It has been a fruitful collaboration, because I really like his approach. He will be the author of the second Holotone EP and we’ll share the stage in Bangkok and Tokyo for the Holotone Asia Showcase in February. I hope to jam live with him when I’ll be in Thailand.
Koichi Shimizu Youtube:
What about Undogmatisch? It’s your former label and a platform through which you organized event in Berlin. Is it still alive, or did you make “Aufhebung” with it to create new space for a new project?
I decided to leave the project Undogmatisch a few months ago, because at one point it became incompatible with my job organization and I really don’t know how and if the project is evolving at the moment. Holotone is not an evolution or transformation of Undogmatisch, because I wanted to create something totally new and easier to manage, so I did not make any kind of “Aufhebung”.
What I want to do now, apart from my usual work for Artefacts Mastering, Dadub and Inner8, is to stay focused on my activity as a label manager. After the Tetramorph EP, I will release Koichi Shimizu and other artists, and I’m honestly really looking forward to it. Holotone is basically a record label, and I will sometimes organize label showcases in Berlin and hopefully all around the world.
According to you, Holotone’s mission is to communicate “using an unmediated language (art) to express the complexity of our hyper-mediated world”. Would you elaborate on this? And are there some specific patterns or ways you use in your music production for expressing such a complicated topic, such as self-generating sounds or repeating beat structures?
I think that art has an intrinsic power to bypass our usual cognitive frameworks, due to its timeless dimension, an aspect that risks to disappear if we conceive art as a form of business or to celebrate the artists’ ego. If you think about music, for example, it just “recently” in the human history became a matter of mere entertainment, because earlier, it used to be used as something close to rather mystic-cathartic dimension than related to coolness, hype and career.
Even though the conception and the creation of a piece of art often implies a certain degree of complexity; the magic of art lies, in my opinion, in its ability to communicate something to a human being using a non-mediated language, triggering feelings, emotions, thoughts and actions useful for what I call an existential liberation path.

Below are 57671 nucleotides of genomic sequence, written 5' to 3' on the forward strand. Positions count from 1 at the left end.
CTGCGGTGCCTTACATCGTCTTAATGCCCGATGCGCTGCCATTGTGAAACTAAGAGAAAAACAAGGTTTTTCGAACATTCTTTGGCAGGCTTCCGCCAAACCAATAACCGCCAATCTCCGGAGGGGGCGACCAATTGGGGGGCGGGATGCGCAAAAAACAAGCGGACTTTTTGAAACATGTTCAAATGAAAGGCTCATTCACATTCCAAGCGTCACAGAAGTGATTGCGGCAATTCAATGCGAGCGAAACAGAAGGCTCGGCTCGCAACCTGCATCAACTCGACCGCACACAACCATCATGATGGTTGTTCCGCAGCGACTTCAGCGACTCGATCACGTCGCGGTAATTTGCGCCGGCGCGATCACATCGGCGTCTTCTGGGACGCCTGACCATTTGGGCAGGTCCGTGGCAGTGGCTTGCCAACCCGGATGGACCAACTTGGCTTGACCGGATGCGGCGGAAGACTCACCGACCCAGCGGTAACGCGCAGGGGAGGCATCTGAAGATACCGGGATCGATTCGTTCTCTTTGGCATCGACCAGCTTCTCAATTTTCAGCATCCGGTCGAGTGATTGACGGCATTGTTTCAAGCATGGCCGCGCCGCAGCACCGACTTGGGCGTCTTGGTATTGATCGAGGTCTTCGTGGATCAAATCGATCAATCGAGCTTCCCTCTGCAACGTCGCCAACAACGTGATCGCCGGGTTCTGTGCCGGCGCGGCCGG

We’re all living in the era of media and globalization, so the information, the knowledge and also our view of the world is mediated in each aspect, for many reasons actually. In my opinion, the main one is related to the dynamics of power and domination of our society. To translate all this into an aesthetic domain, I have quite the same vision as you do, because when the use of certain techniques like generative sounds and algorithmic composition is able to create a meaningful piece of art, it means that we might be able to talk a direct language, bypassing all the cognitive traps of our era.
In the “>interview from the last year, you mentioned you’d like to get rid of Ableton in your production as Inner8. Have you managed to do that, and has your setup for recording and playing live changed since 2015?
After that interview, I continued to work on giving my production techniques a new dimension, and I can now correct my sentence saying that for my live performances, I’d like to get rid of the laptop in general, not just Ableton Live. My recent set up is much more hardware-oriented, even though I will never abandon certain techniques achievable only by the use of computers, like spectral synthesis for example. Ableton still plays a fundamental role in terms of control source, e.g. what you can get with a few clicks. A good Max4Live patch and a MIDI controller is simply priceless in terms of creativity.